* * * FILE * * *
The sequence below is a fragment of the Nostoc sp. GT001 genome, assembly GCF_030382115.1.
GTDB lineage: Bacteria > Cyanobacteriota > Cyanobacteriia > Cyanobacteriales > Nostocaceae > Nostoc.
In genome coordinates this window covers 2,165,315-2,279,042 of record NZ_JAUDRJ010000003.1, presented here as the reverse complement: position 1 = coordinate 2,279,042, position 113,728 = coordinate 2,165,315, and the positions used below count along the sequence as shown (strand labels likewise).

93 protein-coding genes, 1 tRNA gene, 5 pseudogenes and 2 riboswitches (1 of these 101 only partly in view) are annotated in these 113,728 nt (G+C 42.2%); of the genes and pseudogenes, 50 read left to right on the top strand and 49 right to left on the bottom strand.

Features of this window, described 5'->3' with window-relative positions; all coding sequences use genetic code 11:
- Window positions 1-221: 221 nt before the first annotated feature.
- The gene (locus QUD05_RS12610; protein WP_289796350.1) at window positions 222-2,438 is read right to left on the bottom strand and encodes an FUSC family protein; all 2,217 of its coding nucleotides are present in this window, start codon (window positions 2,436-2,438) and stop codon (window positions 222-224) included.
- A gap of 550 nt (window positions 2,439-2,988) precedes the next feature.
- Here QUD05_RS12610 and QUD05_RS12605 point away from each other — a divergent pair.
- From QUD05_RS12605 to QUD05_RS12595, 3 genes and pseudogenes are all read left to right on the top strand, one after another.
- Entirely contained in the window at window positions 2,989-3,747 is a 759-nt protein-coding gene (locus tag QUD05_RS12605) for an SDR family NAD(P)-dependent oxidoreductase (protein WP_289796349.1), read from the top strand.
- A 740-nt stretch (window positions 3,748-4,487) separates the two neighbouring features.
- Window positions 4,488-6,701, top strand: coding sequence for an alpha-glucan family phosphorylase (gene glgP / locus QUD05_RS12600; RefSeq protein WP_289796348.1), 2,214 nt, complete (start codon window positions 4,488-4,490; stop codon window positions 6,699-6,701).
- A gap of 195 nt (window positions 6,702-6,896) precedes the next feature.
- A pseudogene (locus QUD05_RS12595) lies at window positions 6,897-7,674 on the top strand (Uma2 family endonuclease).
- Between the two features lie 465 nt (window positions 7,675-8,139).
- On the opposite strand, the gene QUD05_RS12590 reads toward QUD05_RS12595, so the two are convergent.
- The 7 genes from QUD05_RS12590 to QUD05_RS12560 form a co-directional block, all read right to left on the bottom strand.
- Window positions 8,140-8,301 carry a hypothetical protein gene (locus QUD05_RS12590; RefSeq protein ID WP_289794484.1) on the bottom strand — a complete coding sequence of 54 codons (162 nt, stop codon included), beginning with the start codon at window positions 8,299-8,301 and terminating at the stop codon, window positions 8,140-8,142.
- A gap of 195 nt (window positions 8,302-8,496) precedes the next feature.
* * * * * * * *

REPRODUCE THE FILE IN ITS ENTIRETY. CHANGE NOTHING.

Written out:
The sequence below is a fragment of the Nostoc sp. GT001 genome, assembly GCF_030382115.1.
GTDB lineage: Bacteria > Cyanobacteriota > Cyanobacteriia > Cyanobacteriales > Nostocaceae > Nostoc.
In genome coordinates this window covers 2,165,315-2,279,042 of record NZ_JAUDRJ010000003.1, presented here as the reverse complement: position 1 = coordinate 2,279,042, position 113,728 = coordinate 2,165,315, and the positions used below count along the sequence as shown (strand labels likewise).

93 protein-coding genes, 1 tRNA gene, 5 pseudogenes and 2 riboswitches (1 of these 101 only partly in view) are annotated in these 113,728 nt (G+C 42.2%); of the genes and pseudogenes, 50 read left to right on the top strand and 49 right to left on the bottom strand.

Features of this window, described 5'->3' with window-relative positions; all coding sequences use genetic code 11:
- Window positions 1-221: 221 nt before the first annotated feature.
- The gene (locus QUD05_RS12610; protein WP_289796350.1) at window positions 222-2,438 is read right to left on the bottom strand and encodes an FUSC family protein; all 2,217 of its coding nucleotides are present in this window, start codon (window positions 2,436-2,438) and stop codon (window positions 222-224) included.
- A gap of 550 nt (window positions 2,439-2,988) precedes the next feature.
- Here QUD05_RS12610 and QUD05_RS12605 point away from each other — a divergent pair.
- From QUD05_RS12605 to QUD05_RS12595, 3 genes and pseudogenes are all read left to right on the top strand, one after another.
- Entirely contained in the window at window positions 2,989-3,747 is a 759-nt protein-coding gene (locus tag QUD05_RS12605) for an SDR family NAD(P)-dependent oxidoreductase (protein WP_289796349.1), read from the top strand.
- A 740-nt stretch (window positions 3,748-4,487) separates the two neighbouring features.
- Window positions 4,488-6,701, top strand: coding sequence for an alpha-glucan family phosphorylase (gene glgP / locus QUD05_RS12600; RefSeq protein WP_289796348.1), 2,214 nt, complete (start codon window positions 4,488-4,490; stop codon window positions 6,699-6,701).
- A gap of 195 nt (window positions 6,702-6,896) precedes the next feature.
- A pseudogene (locus QUD05_RS12595) lies at window positions 6,897-7,674 on the top strand (Uma2 family endonuclease).
- Between the two features lie 465 nt (window positions 7,675-8,139).
- On the opposite strand, the gene QUD05_RS12590 reads toward QUD05_RS12595, so the two are convergent.
- The 7 genes from QUD05_RS12590 to QUD05_RS12560 form a co-directional block, all read right to left on the bottom strand.
- Window positions 8,140-8,301 carry a hypothetical protein gene (locus QUD05_RS12590; RefSeq protein ID WP_289794484.1) on the bottom strand — a complete coding sequence of 54 codons (162 nt, stop codon included), beginning with the start codon at window positions 8,299-8,301 and terminating at the stop codon, window positions 8,140-8,142.
- A gap of 195 nt (window positions 8,302-8,496) precedes the next feature.